Rice University faculty, staff, and students should be aware of potential export restrictions when they travel to a foreign country. Here are questions to ask to determine whether any restrictions apply to your activities:
Where are you going?
In particular, is that country subject to comprehensive U.S. sanctions, like Iran, Sudan, or Cuba? If so, please contact us.
What are you taking with you?
Are you taking something listed on the Commerce Control List (CCL) or United States Munitions List (USML)? If so, please contact us. We can help determine whether there are any restrictions for taking that item to the country to where you’re traveling.
Are you taking any written materials (e.g., research files) that are export controlled?
With regard to laptops, tablets, and smartphones: Generally, off-the-shelf, commercially available devices have restrictions only if taken to locations subject to comprehensive U.S. embargoes (i.e., Iran, Sudan, Cuba, etc.)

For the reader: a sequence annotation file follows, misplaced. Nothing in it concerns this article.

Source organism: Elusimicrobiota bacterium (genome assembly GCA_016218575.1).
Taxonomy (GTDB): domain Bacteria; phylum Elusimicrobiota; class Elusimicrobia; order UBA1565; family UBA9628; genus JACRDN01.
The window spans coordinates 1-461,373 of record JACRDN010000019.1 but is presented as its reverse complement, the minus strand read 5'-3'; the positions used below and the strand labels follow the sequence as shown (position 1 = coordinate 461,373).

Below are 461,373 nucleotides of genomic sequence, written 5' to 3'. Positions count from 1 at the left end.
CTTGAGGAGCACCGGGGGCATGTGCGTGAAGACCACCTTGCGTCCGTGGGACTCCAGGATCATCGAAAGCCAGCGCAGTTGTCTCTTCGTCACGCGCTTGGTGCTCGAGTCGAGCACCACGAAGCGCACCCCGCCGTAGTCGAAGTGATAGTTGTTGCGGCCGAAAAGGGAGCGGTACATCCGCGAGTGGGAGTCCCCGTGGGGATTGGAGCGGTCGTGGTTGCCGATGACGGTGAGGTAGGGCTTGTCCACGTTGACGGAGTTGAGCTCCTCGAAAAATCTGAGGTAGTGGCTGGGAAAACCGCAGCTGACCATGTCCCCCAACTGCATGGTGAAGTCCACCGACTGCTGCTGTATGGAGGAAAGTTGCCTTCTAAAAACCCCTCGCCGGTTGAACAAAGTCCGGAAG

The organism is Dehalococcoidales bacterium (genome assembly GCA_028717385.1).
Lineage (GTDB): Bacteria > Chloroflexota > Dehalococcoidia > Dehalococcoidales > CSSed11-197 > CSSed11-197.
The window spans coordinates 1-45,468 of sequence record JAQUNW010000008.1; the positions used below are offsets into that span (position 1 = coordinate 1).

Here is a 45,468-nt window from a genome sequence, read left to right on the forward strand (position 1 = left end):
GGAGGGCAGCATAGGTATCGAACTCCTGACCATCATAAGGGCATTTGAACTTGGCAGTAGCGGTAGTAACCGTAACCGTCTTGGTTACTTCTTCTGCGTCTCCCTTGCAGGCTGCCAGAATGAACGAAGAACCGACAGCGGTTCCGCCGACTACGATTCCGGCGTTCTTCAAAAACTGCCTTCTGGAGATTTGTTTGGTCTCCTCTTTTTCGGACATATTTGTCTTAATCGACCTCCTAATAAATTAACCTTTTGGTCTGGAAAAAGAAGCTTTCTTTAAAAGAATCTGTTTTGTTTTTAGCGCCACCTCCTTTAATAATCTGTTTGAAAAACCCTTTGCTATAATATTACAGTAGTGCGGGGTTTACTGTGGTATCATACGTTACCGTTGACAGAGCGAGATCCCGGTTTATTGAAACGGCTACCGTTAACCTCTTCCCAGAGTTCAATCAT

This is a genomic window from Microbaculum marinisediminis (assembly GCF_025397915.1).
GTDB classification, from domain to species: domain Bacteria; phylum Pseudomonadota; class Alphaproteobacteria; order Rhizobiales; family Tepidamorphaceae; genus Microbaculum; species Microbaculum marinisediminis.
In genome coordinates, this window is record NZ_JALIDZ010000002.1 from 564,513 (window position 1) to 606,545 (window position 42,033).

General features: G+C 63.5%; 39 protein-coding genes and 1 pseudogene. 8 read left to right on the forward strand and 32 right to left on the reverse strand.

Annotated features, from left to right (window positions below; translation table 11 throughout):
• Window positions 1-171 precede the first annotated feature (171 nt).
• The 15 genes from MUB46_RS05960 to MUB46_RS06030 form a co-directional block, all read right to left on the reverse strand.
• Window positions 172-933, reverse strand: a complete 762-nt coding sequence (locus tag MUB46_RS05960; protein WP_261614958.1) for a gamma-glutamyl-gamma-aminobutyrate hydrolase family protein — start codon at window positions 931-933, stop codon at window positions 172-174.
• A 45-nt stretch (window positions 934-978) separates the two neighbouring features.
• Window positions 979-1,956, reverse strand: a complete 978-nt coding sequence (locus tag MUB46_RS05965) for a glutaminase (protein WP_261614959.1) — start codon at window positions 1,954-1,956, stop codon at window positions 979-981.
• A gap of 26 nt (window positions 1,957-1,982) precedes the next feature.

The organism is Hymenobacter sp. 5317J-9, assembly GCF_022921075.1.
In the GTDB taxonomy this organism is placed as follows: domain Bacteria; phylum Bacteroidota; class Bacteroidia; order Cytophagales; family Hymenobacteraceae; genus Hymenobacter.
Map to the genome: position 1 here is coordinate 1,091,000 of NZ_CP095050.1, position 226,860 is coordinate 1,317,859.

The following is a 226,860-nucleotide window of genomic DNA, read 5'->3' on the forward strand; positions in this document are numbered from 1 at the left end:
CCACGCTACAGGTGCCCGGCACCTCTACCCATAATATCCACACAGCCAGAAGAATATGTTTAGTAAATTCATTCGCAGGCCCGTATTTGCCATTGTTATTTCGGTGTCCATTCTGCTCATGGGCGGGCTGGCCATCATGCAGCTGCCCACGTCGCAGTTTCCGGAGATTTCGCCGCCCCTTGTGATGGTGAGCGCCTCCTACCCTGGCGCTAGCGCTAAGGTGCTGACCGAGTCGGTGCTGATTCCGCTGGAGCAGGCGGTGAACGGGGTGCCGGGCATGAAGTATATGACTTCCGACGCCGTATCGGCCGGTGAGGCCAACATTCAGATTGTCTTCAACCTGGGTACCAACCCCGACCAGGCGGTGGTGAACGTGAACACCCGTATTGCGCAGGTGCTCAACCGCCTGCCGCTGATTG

Warning! What kind of software or information (e.g., research files) is stored on that device?
- Is that software or information export controlled?
- Case study: Former University of Tennessee at Knoxville John Roth was convicted of several charges relating to export control violations, which included taking a laptop with export controlled information (research relating to drone technology) to China. Click here for a summary of that case.
What are you doing once you get there?
Are you sharing information subject to export controls with non-U.S. nationals? If you’re attending an academic conference, in many cases there shouldn’t be export control restrictions. However, restrictions may apply if any of the following are true:
- You’re presenting unpublished research results specially designed for military or space applications, or is subject to ITAR.
- You’re presenting research subject to a Technology Control Plan.
- While abroad, you’ll be accessing Rice email or research files containing information specially designed for military or space applications, or is otherwise subject to ITAR.
- The conference is not “open” (note taking or the making of personal records during the conference is altogether prohibited).
Are you doing business with a party listed on one of the U.S. government’s restricted party lists? If so, please visit “Doing business with restricted entities“.